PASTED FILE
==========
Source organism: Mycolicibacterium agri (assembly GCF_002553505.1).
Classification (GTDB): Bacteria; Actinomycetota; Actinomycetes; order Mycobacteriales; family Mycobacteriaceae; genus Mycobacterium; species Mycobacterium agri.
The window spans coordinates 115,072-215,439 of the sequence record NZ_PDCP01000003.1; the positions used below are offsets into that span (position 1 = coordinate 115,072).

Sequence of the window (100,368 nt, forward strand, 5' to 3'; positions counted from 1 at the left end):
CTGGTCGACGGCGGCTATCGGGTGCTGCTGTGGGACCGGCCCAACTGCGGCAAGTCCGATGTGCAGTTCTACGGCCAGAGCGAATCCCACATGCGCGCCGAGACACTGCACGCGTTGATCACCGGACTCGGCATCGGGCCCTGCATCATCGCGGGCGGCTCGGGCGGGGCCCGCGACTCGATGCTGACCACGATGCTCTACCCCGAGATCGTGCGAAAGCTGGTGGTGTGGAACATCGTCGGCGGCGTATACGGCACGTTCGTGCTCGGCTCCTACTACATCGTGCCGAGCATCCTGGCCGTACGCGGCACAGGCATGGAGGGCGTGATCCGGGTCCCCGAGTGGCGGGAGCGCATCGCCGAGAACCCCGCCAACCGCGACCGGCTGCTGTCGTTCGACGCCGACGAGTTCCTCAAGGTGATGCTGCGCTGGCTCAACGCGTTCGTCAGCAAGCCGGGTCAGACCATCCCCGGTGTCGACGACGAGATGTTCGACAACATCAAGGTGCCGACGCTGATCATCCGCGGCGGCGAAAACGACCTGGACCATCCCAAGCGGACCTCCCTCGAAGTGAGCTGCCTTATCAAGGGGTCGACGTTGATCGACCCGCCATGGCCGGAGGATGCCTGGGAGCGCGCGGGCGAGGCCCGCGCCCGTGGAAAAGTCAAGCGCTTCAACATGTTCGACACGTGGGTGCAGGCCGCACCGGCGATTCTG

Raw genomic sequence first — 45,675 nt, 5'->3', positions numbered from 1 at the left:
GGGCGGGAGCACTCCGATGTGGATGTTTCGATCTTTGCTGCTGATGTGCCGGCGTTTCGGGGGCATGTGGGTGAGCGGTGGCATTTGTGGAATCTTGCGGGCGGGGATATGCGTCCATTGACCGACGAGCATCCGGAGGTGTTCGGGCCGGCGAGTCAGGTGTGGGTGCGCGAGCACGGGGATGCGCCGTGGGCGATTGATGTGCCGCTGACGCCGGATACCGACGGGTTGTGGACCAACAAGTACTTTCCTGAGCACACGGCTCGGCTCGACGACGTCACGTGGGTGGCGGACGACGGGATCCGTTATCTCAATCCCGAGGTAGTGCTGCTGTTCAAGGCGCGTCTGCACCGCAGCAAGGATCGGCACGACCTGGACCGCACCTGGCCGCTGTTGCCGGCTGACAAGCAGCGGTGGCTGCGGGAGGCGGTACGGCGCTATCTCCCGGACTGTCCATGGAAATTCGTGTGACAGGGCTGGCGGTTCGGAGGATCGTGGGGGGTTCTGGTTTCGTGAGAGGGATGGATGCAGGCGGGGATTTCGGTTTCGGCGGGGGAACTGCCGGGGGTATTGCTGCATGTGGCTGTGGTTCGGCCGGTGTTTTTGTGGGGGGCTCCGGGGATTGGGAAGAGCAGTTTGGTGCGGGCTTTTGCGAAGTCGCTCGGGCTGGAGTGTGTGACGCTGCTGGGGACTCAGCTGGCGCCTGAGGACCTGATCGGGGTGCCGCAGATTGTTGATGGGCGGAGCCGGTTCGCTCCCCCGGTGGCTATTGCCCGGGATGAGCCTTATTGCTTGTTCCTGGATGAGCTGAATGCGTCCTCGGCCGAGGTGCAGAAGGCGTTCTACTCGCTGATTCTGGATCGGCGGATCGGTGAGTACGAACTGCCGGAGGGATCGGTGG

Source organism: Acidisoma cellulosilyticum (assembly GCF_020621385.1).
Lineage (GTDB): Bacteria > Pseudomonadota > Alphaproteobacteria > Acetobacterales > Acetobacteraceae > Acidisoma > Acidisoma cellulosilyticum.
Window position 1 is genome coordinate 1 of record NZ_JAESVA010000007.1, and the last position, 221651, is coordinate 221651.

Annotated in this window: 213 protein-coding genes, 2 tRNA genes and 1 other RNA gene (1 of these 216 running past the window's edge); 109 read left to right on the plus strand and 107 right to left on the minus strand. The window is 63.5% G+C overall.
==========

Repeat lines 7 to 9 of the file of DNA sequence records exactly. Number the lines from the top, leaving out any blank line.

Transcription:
GGGCGGGAGCACTCCGATGTGGATGTTTCGATCTTTGCTGCTGATGTGCCGGCGTTTCGGGGGCATGTGGGTGAGCGGTGGCATTTGTGGAATCTTGCGGGCGGGGATATGCGTCCATTGACCGACGAGCATCCGGAGGTGTTCGGGCCGGCGAGTCAGGTGTGGGTGCGCGAGCACGGGGATGCGCCGTGGGCGATTGATGTGCCGCTGACGCCGGATACCGACGGGTTGTGGACCAACAAGTACTTTCCTGAGCACACGGCTCGGCTCGACGACGTCACGTGGGTGGCGGACGACGGGATCCGTTATCTCAATCCCGAGGTAGTGCTGCTGTTCAAGGCGCGTCTGCACCGCAGCAAGGATCGGCACGACCTGGACCGCACCTGGCCGCTGTTGCCGGCTGACAAGCAGCGGTGGCTGCGGGAGGCGGTACGGCGCTATCTCCCGGACTGTCCATGGAAATTCGTGTGACAGGGCTGGCGGTTCGGAGGATCGTGGGGGGTTCTGGTTTCGTGAGAGGGATGGATGCAGGCGGGGATTTCGGTTTCGGCGGGGGAACTGCCGGGGGTATTGCTGCATGTGGCTGTGGTTCGGCCGGTGTTTTTGTGGGGGGCTCCGGGGATTGGGAAGAGCAGTTTGGTGCGGGCTTTTGCGAAGTCGCTCGGGCTGGAGTGTGTGACGCTGCTGGGGACTCAGCTGGCGCCTGAGGACCTGATCGGGGTGCCGCAGATTGTTGATGGGCGGAGCCGGTTCGCTCCCCCGGTGGCTATTGCCCGGGATGAGCCTTATTGCTTGTTCCTGGATGAGCTGAATGCGTCCTCGGCCGAGGTGCAGAAGGCGTTCTACTCGCTGATTCTGGATCGGCGGATCGGTGAGTACGAACTGCCGGAGGGATCGGTGG

Source organism: Acidisoma cellulosilyticum (assembly GCF_020621385.1).
Lineage (GTDB): Bacteria > Pseudomonadota > Alphaproteobacteria > Acetobacterales > Acetobacteraceae > Acidisoma > Acidisoma cellulosilyticum.